The aim of the Fabian society, established in London in 1883, was to end the economic inequality which was the aftermath of the industrial revolution and to replace the capitalistic system with the socialist. One of the leading lights of this society was George Bernard Shaw (1856-1950) whose impressive speeches and articles attracted crowds of people to the movement. To further their cause, he organised a public procession on one occasion, which consisted mostly of middle-class people, but when it reached those parts of London where the prominent capitalists lived, some of the participants indulged in violence and stone-throwing, breaking windows and injuring people.
This very first experiment, having taken the ugly turn that it did, turned Bernard Shaw against processions and demonstrations as methods of functioning. Since it was evidently extremely difficult to make the public restrict themselves to peaceful demonstrations, he agreed that the Fabians should struggle to achieve their aims in other, more orderly ways.
Subsequently, the Fabian Society adhered strictly to non-demonstration methods such as the use of the press, meetings, academic research etc. Under the influence of Shaw and other leading intellectuals, they stressed the virtues of gradualism. “The Fabians put their faith in evolutionary socialism rather than in revolution.” (Encyclopaedia Britannica, IV/20) To completely eliminate demonstrations as method of achieving one’s goal is no easy policy to adopt, however, since it means constantly holding oneself in check, remaining satisfied for long periods with the status quo and being content with the very slow spread of good, new ideas. And, from the point of view of personal success, it means little popularity for the movement and almost total anonymity for its staunchest supporters. The Fabian society could never, therefore, launch a full-scale public movement, and there were members who did, indeed, protest against this policy of non-publicization. But the leaders of the society were firm in their rejection of such arguments for they sincerely felt that the only correct way to proceed was to sacrifice popular glory in the greater interests of the nation.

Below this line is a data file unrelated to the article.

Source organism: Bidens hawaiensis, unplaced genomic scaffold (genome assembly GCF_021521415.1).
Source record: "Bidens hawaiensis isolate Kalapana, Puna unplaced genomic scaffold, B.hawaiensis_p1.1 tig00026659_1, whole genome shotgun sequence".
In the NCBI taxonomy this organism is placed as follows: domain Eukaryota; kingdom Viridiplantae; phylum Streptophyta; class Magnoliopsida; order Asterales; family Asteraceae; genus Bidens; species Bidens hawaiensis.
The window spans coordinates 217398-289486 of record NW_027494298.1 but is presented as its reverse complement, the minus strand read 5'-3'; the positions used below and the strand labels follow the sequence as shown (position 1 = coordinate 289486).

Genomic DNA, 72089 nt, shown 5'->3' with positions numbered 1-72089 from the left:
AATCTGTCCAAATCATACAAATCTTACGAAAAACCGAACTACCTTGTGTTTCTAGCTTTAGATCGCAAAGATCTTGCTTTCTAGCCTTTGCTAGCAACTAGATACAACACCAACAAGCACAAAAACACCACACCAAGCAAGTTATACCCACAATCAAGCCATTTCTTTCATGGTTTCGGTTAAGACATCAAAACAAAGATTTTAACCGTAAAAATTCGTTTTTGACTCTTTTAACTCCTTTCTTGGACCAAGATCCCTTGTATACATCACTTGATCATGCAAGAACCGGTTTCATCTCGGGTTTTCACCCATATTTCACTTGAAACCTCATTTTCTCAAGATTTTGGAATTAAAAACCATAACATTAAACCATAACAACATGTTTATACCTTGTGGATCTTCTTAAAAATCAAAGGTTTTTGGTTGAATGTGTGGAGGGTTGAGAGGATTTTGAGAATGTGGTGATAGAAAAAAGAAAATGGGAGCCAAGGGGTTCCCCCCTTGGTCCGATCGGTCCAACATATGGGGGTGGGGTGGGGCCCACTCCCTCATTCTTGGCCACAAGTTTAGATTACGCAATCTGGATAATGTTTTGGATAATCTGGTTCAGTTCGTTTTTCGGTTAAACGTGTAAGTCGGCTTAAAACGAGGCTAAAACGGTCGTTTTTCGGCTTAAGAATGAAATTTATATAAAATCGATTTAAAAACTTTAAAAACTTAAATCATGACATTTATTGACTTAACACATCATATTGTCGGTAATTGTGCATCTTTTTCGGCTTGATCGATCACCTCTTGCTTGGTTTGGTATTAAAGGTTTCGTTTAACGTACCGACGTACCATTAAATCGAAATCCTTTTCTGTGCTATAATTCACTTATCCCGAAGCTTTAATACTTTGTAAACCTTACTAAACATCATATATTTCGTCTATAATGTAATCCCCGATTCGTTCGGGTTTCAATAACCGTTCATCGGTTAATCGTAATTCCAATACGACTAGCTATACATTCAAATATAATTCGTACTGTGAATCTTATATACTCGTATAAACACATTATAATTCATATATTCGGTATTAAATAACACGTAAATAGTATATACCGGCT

Although the Fabian society represented only a tiny segment of the British population, (at its zenith in 1946, it had a membership of only 8,500) its thinking had a profound influence upon the intellectual class, and its members went on to become the virtual brain of the Labour Party. When the Labour party came to power in 1945, approximately fifty per cent of its members were Fabians, the most notable being the Prime Minister, Mr. Clement Atlee.
None of this had been achieved by public demonstrations.
Prior to 1945, Britain had kept a tight rein on its dominions, the then Prime Minister, Sir Winston Churchill, having gone down in history as saying: “I have not become the King’s First Minister in order to preside over the liquidation of the British Empire.” But, thanks to the influence of Fabianism, the Labour Party conceded that the only right and proper thing to do was to give the British colonies their freedom, and that in doing so Britain would gain more than it would lose. In this way, India gained its freedom in 1947, and Britain was able to safeguard its interests in India. If the society itself did not make history, it had on the other hand enabled Britain to do so. At the British end, none of this was engineered by taking the matter to the streets.
Mustering a crowd at street corners and in parks by shouting about public issues is not at all difficult. But obtaining concrete results in this way is a very different matter, not to speak of its being well-nigh impossible on such occasions, to maintain law and order.
Protest rallies and processions should be seen for what they are—personally motivated stunts which simply make use of public issues for the rapid aggrandizement of egocentric individuals. As such, they are powder kegs to which it is all too easy to hold a lighted match. History is not made by noise, clamour, public agitation, violence. It is made by the quiet, steady, serious application of superior brains to national and international issues.
Views expressed above are the author’s own.
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